To send a TTN downlink message to a device the minimum required info is the LoRaWAN port number (specified in a Custom Property on the Azure IoT Hub cloud to device message), the device Id (from uplink message payload, which has been validated by a successful Azure IoT Hub connection) web hook id, web hook base URL, and an API Key (The Web Hook parameters are stored in the Connector configuration).

Azure IoT Explorer Clod to Device message with LoRaWAN Port number custom parameter

When a LoRaWAN device sends an Uplink message a session is established using Advanced Message Queuing Protocol(AMQP) so connections can be multiplexed)

I used Azure IoT Explorer to send Cloud to Device messages to the Azure IoT Hub (to initiate the sending of a downlink message to the Device by the Connector) after simulating a TTN uplink message with Telerik Fiddler and a modified TTN sample payload.

BEWARE – TTN URLs and Azure IoT Hub device identifiers are case sensitive

...
if (!_DeviceClients.TryGetValue(deviceId, out DeviceClient deviceClient))
{
   logger.LogInformation("Uplink-Unknown device for ApplicationID:{0} DeviceID:{1}", applicationId, deviceId);

   deviceClient = DeviceClient.CreateFromConnectionString(_configuration.GetConnectionString("AzureIoTHub"), deviceId, 
                    new ITransportSettings[]
                    {
                        new AmqpTransportSettings(TransportType.Amqp_Tcp_Only)
                        {
                            AmqpConnectionPoolSettings = new AmqpConnectionPoolSettings()
                            {
                                Pooling = true,
                            }
                        }
                    });

   try
   {
      await deviceClient.OpenAsync();
   }
   catch (DeviceNotFoundException)
   {
      logger.LogWarning("Uplink-Unknown DeviceID:{0}", deviceId);

      return req.CreateResponse(HttpStatusCode.NotFound);
   }

   if (!_DeviceClients.TryAdd(deviceId, deviceClient))
   {
      logger.LogWarning("Uplink-TryAdd failed for ApplicationID:{0} DeviceID:{1}", applicationId, deviceId);

      return req.CreateResponse(HttpStatusCode.Conflict);
   }

   Models.AzureIoTHubReceiveMessageHandlerContext context = new Models.AzureIoTHubReceiveMessageHandlerContext()
   { 
      DeviceId = deviceId,
      ApplicationId = applicationId,
      WebhookId = _configuration.GetSection("TheThingsIndustries").GetSection("WebhookId").Value,
      WebhookBaseURL = _configuration.GetSection("TheThingsIndustries").GetSection("WebhookBaseURL").Value,
      ApiKey = _configuration.GetSection("TheThingsIndustries").GetSection("APiKey").Value,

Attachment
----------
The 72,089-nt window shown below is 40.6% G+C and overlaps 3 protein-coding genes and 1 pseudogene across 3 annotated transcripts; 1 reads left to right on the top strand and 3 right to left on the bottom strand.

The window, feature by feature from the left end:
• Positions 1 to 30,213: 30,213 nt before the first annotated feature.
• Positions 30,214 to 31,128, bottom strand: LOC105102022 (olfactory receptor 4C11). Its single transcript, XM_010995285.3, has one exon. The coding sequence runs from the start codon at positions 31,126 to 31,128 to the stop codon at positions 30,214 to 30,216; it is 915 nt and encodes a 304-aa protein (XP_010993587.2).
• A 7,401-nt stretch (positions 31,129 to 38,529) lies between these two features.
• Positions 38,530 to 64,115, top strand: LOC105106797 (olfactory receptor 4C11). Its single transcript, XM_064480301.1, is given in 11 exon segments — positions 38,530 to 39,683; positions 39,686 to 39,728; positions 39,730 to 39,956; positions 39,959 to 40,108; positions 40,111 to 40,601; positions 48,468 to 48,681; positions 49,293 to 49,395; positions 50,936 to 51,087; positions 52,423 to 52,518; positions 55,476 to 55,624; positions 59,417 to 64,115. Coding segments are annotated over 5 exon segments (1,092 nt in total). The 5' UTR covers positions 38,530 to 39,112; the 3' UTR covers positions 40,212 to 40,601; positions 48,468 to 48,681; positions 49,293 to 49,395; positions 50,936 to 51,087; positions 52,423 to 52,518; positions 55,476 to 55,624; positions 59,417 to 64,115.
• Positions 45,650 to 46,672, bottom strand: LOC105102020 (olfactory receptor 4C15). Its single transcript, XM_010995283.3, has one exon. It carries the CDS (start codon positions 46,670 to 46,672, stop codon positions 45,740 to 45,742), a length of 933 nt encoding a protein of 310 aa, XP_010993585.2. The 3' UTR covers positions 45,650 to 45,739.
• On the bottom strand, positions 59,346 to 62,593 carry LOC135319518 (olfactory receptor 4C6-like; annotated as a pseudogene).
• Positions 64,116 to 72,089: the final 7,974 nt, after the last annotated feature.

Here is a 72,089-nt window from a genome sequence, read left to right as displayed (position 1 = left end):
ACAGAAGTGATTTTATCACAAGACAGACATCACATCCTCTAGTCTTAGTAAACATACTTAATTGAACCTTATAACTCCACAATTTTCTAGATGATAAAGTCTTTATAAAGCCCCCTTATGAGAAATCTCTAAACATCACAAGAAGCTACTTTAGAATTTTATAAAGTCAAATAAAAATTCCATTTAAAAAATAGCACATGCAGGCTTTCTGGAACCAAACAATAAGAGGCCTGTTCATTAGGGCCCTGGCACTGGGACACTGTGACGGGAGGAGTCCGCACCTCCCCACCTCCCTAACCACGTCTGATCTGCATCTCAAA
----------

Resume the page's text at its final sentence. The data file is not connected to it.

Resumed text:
};      

   await deviceClient.SetReceiveMessageHandlerAsync(AzureIoTHubClientReceiveMessageHandler, context);

   await deviceClient.SetMethodDefaultHandlerAsync(AzureIoTHubClientDefaultMethodHandler, context);
 }

...

An Azure IoT Hub can invoke methods(synchronous) or send messages(asynchronous) to a device for processing. The Azure IoT Hub DeviceClient has two methods SetMethodDefaultHandlerAsync and SetReceiveMessageHandlerAsync which enable the processing of direct methods and messages.

private async Task<MethodResponse> AzureIoTHubClientDefaultMethodHandler(MethodRequest methodRequest, object userContext)
{
	if (methodRequest.DataAsJson != null)
	{
		_logger.LogWarning("AzureIoTHubClientDefaultMethodHandler name:{0} payload:{1}", methodRequest.Name, methodRequest.DataAsJson);
	}
	else
	{
		_logger.LogWarning("AzureIoTHubClientDefaultMethodHandler name:{0} payload:NULL", methodRequest.Name);
	}

	return new MethodResponse(404);
}

After some experimentation in previous TTN Connectors I found the synchronous nature of DirectMethods didn’t work well with LoRAWAN “irregular” connectivity so currently they are ignored.

public partial class Integration
{
	private async Task AzureIoTHubClientReceiveMessageHandler(Message message, object userContext)
	{
		try
		{
			Models.AzureIoTHubReceiveMessageHandlerContext receiveMessageHandlerContext = (Models.AzureIoTHubReceiveMessageHandlerContext)userContext;

			if (!_DeviceClients.TryGetValue(receiveMessageHandlerContext.DeviceId, out DeviceClient deviceClient))
			{
				_logger.LogWarning("Downlink-DeviceID:{0} unknown", receiveMessageHandlerContext.DeviceId);
				return;
			}

			using (message)
			{
				string payloadText = Encoding.UTF8.GetString(message.GetBytes()).Trim();

				if (!AzureDownlinkMessage.PortTryGet(message.Properties, out byte port))
				{
					_logger.LogWarning("Downlink-Port property is invalid");

					await deviceClient.RejectAsync(message);
					return;
				}

				// Split over multiple lines in an attempt to improve readability. In this scenario a valid JSON string should start/end with {/} for an object or [/] for an array
				if ((payloadText.StartsWith("{") && payloadText.EndsWith("}"))
														||
					((payloadText.StartsWith("[") && payloadText.EndsWith("]"))))
				{
					try
					{
						downlink.PayloadDecoded = JToken.Parse(payloadText);
					}
					catch (JsonReaderException)
					{
						downlink.PayloadRaw = payloadText;
					}
				}
				else
				{
					downlink.PayloadRaw = payloadText;
				}

				_logger.LogInformation("Downlink-IoT Hub DeviceID:{0} MessageID:{1} LockToken :{2} Port{3}",
					receiveMessageHandlerContext.DeviceId,
					message.MessageId,
		            message.LockToken,
					downlink.Port);

				Models.DownlinkPayload Payload = new Models.DownlinkPayload()
				{
					Downlinks = new List<Models.Downlink>()
					{
						downlink
					}
				};

				string url = $"{receiveMessageHandlerContext.WebhookBaseURL}/{receiveMessageHandlerContext.ApplicationId}/webhooks/{receiveMessageHandlerContext.WebhookId}/devices/{receiveMessageHandlerContext.DeviceId}/down/replace");